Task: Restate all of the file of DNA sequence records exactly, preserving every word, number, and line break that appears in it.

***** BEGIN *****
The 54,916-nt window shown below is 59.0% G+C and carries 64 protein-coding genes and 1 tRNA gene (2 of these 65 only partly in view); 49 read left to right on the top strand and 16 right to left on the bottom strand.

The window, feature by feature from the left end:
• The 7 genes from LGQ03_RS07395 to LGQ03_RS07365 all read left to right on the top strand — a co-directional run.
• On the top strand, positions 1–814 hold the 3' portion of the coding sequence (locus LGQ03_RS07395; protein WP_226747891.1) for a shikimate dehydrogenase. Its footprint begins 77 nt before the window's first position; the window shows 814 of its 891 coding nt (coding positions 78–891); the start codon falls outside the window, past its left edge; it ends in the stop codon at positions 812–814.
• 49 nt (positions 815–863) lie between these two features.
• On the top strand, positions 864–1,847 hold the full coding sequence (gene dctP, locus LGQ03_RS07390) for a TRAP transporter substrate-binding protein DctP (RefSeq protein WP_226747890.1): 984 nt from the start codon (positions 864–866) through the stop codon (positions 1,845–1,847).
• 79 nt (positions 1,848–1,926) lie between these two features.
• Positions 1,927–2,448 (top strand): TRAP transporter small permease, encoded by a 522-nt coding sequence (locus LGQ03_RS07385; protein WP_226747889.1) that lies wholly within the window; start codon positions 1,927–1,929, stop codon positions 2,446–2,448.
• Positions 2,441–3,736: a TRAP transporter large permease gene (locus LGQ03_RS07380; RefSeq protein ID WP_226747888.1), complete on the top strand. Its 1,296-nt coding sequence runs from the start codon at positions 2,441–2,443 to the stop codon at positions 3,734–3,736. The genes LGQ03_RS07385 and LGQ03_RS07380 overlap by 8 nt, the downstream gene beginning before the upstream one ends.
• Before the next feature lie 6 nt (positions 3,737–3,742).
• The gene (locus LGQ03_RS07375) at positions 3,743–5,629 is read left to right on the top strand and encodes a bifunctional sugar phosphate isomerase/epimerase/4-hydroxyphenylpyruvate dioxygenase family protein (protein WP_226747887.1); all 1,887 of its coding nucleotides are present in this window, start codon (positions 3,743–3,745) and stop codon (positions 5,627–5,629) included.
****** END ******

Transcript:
The 54,916-nt window shown below is 59.0% G+C and carries 64 protein-coding genes and 1 tRNA gene (2 of these 65 only partly in view); 49 read left to right on the top strand and 16 right to left on the bottom strand.

The window, feature by feature from the left end:
• The 7 genes from LGQ03_RS07395 to LGQ03_RS07365 all read left to right on the top strand — a co-directional run.
• On the top strand, positions 1–814 hold the 3' portion of the coding sequence (locus LGQ03_RS07395; protein WP_226747891.1) for a shikimate dehydrogenase. Its footprint begins 77 nt before the window's first position; the window shows 814 of its 891 coding nt (coding positions 78–891); the start codon falls outside the window, past its left edge; it ends in the stop codon at positions 812–814.
• 49 nt (positions 815–863) lie between these two features.
• On the top strand, positions 864–1,847 hold the full coding sequence (gene dctP, locus LGQ03_RS07390) for a TRAP transporter substrate-binding protein DctP (RefSeq protein WP_226747890.1): 984 nt from the start codon (positions 864–866) through the stop codon (positions 1,845–1,847).
• 79 nt (positions 1,848–1,926) lie between these two features.
• Positions 1,927–2,448 (top strand): TRAP transporter small permease, encoded by a 522-nt coding sequence (locus LGQ03_RS07385; protein WP_226747889.1) that lies wholly within the window; start codon positions 1,927–1,929, stop codon positions 2,446–2,448.
• Positions 2,441–3,736: a TRAP transporter large permease gene (locus LGQ03_RS07380; RefSeq protein ID WP_226747888.1), complete on the top strand. Its 1,296-nt coding sequence runs from the start codon at positions 2,441–2,443 to the stop codon at positions 3,734–3,736. The genes LGQ03_RS07385 and LGQ03_RS07380 overlap by 8 nt, the downstream gene beginning before the upstream one ends.
• Before the next feature lie 6 nt (positions 3,737–3,742).
• The gene (locus LGQ03_RS07375) at positions 3,743–5,629 is read left to right on the top strand and encodes a bifunctional sugar phosphate isomerase/epimerase/4-hydroxyphenylpyruvate dioxygenase family protein (protein WP_226747887.1); all 1,887 of its coding nucleotides are present in this window, start codon (positions 3,743–3,745) and stop codon (positions 5,627–5,629) included.